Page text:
With Suraj Randiv resorting to ‘unethical’ tactics to prevent Virender Sehwag from reaching a thoroughly deserved century during a tri-series ODI in Dambulla, the debate of sportsmanship and fair play has once again come to the fore.
The Indian master batsman was on 99 with India needing just a run to win the game when Randiv decided to bowl a deliberate no-ball. Although Sehwag stepped out and smashed the ball out of the park, the six did not count as the game was considered complete as soon as the bowler had overstepped.
The Sri Lankan cricket board handed a one-match ban to Randiv for his unsporting behaviour and fined Tillakaratne Dilshan for instigating the bowler to bowl the no-ball as an aftermath of media bashing across the globe.
Although it was a deplorable and condemnable act, it was not the first time that a team showed such shoddy tactics in the gentleman’s game.
One such infamous incident was the underarm bowling episode that took place almost three decades back, but is still a point of contention between the nations involved.
New Zealand were playing Australia in the third of the five-match ODI series in 1981 at the Melbourne Cricket Ground. The Kiwis needed six runs to win off the last ball when Oz skipper Greg Chappell told bowler Trevor Chappell to deliver the last ball underarm so that it will roll along the ground and leave the batsman Brian McKechnie absolutely no chance of hitting it in the air. The bowler followed his captain’s advice and the rest, as they say, is history.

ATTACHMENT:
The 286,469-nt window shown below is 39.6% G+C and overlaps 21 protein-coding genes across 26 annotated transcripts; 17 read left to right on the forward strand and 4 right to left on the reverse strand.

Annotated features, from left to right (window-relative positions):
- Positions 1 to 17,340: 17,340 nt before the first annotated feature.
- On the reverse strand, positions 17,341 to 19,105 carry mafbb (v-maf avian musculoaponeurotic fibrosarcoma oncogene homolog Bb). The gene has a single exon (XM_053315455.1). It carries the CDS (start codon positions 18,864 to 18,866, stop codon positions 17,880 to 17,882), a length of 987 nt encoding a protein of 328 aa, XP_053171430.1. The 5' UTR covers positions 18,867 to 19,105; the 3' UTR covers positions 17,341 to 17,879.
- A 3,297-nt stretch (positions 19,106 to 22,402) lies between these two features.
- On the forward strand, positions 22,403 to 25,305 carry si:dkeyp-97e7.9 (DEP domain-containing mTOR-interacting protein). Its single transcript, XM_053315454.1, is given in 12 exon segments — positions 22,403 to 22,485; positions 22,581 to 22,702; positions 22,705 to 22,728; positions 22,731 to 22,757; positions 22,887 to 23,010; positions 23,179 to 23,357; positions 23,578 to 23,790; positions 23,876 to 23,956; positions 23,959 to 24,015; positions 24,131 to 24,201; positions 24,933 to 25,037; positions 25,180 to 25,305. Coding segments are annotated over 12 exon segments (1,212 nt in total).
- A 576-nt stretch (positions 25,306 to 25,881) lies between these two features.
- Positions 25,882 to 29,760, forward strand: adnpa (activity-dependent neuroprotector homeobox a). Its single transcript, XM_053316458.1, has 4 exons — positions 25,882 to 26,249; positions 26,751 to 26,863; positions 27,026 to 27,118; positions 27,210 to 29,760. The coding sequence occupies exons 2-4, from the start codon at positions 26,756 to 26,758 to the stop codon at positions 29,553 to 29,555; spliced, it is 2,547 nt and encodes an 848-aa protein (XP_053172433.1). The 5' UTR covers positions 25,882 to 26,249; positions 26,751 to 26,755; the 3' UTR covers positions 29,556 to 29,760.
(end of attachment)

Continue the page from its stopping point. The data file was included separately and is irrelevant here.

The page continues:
Although the bowler did not flout any ICC rules by indulging in such an act, it was widely criticised as being against sportsmanship.
The game assumed all the more significance as the series was tied 1-1 with New Zealand winning the first game while Australia had made a strong comeback to clinch the second encounter.
Bruce Edgar, who scored a tremendous ton and remained unbeaten, had his effort completely overlooked by the freakish events witnessed in the tie.
Although Australia won the game, they were jeered off the field by the large gathering of spectators.
Amazingly, McKechnie, who quite understandably threw his bat in disgust after the final delivery, was condemned for bringing the game into disrepute!
The on-field incident on the day also figured in the political arena with the then Kiwi Prime Minister Rob Muldoon describing it as the most disgusting event in the history of cricket and an act of cowardice.
His Australian counterpart, Malcolm Fraser, too, condemned the incident as contrary to the game’s traditions.
The International Cricket Council rightly stepped in and banned underarm bowling for being against the spirit of the game.
Years after the incident, a member of the New Zealand team, Warren Lees, recounted the fateful day. He recalled how there was deathly silence in the Kiwi dressing room long after the game, which was suddenly shattered by Mark Burgess, another member of the squad, destroying a tea cup.
In 2005, more than 24 years after the incident, Glenn McGrath mocked the episode by pretending to bowl an underarm delivery to Kyle Mills during the first ever T20 international between Australia and New Zealand. The crowd applauded and umpire Billy Bowden, too, jokingly showed the bowler a mock red card.
Jokes apart, such incidents do not do any good for the game and ICC should take strong measures to make sure that cricket is not allowed to be disgraced by the actions of a few people.